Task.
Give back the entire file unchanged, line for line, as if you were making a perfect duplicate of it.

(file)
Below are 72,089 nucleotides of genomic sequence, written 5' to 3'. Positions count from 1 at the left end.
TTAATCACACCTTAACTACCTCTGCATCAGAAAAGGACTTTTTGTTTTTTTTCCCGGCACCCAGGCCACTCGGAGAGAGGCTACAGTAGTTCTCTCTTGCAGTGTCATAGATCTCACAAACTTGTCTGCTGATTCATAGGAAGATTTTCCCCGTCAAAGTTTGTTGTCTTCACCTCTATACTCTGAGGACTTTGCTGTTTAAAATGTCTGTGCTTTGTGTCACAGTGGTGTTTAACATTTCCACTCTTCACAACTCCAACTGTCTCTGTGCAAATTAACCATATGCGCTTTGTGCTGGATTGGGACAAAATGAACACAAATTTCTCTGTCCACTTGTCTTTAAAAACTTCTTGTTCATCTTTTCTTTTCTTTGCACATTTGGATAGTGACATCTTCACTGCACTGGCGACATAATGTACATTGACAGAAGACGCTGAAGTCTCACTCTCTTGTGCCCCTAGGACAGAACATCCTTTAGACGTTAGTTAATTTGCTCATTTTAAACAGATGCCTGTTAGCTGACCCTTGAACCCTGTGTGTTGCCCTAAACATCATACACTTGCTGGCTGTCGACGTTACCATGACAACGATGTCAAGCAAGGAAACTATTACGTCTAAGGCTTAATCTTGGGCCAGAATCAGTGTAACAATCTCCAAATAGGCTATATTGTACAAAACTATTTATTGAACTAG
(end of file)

Below are 72,089 nucleotides of genomic sequence, written 5' to 3'. Positions count from 1 at the left end.
TTAATCACACCTTAACTACCTCTGCATCAGAAAAGGACTTTTTGTTTTTTTTCCCGGCACCCAGGCCACTCGGAGAGAGGCTACAGTAGTTCTCTCTTGCAGTGTCATAGATCTCACAAACTTGTCTGCTGATTCATAGGAAGATTTTCCCCGTCAAAGTTTGTTGTCTTCACCTCTATACTCTGAGGACTTTGCTGTTTAAAATGTCTGTGCTTTGTGTCACAGTGGTGTTTAACATTTCCACTCTTCACAACTCCAACTGTCTCTGTGCAAATTAACCATATGCGCTTTGTGCTGGATTGGGACAAAATGAACACAAATTTCTCTGTCCACTTGTCTTTAAAAACTTCTTGTTCATCTTTTCTTTTCTTTGCACATTTGGATAGTGACATCTTCACTGCACTGGCGACATAATGTACATTGACAGAAGACGCTGAAGTCTCACTCTCTTGTGCCCCTAGGACAGAACATCCTTTAGACGTTAGTTAATTTGCTCATTTTAAACAGATGCCTGTTAGCTGACCCTTGAACCCTGTGTGTTGCCCTAAACATCATACACTTGCTGGCTGTCGACGTTACCATGACAACGATGTCAAGCAAGGAAACTATTACGTCTAAGGCTTAATCTTGGGCCAGAATCAGTGTAACAATCTCCAAATAGGCTATATTGTACAAAACTATTTATTGAACTAG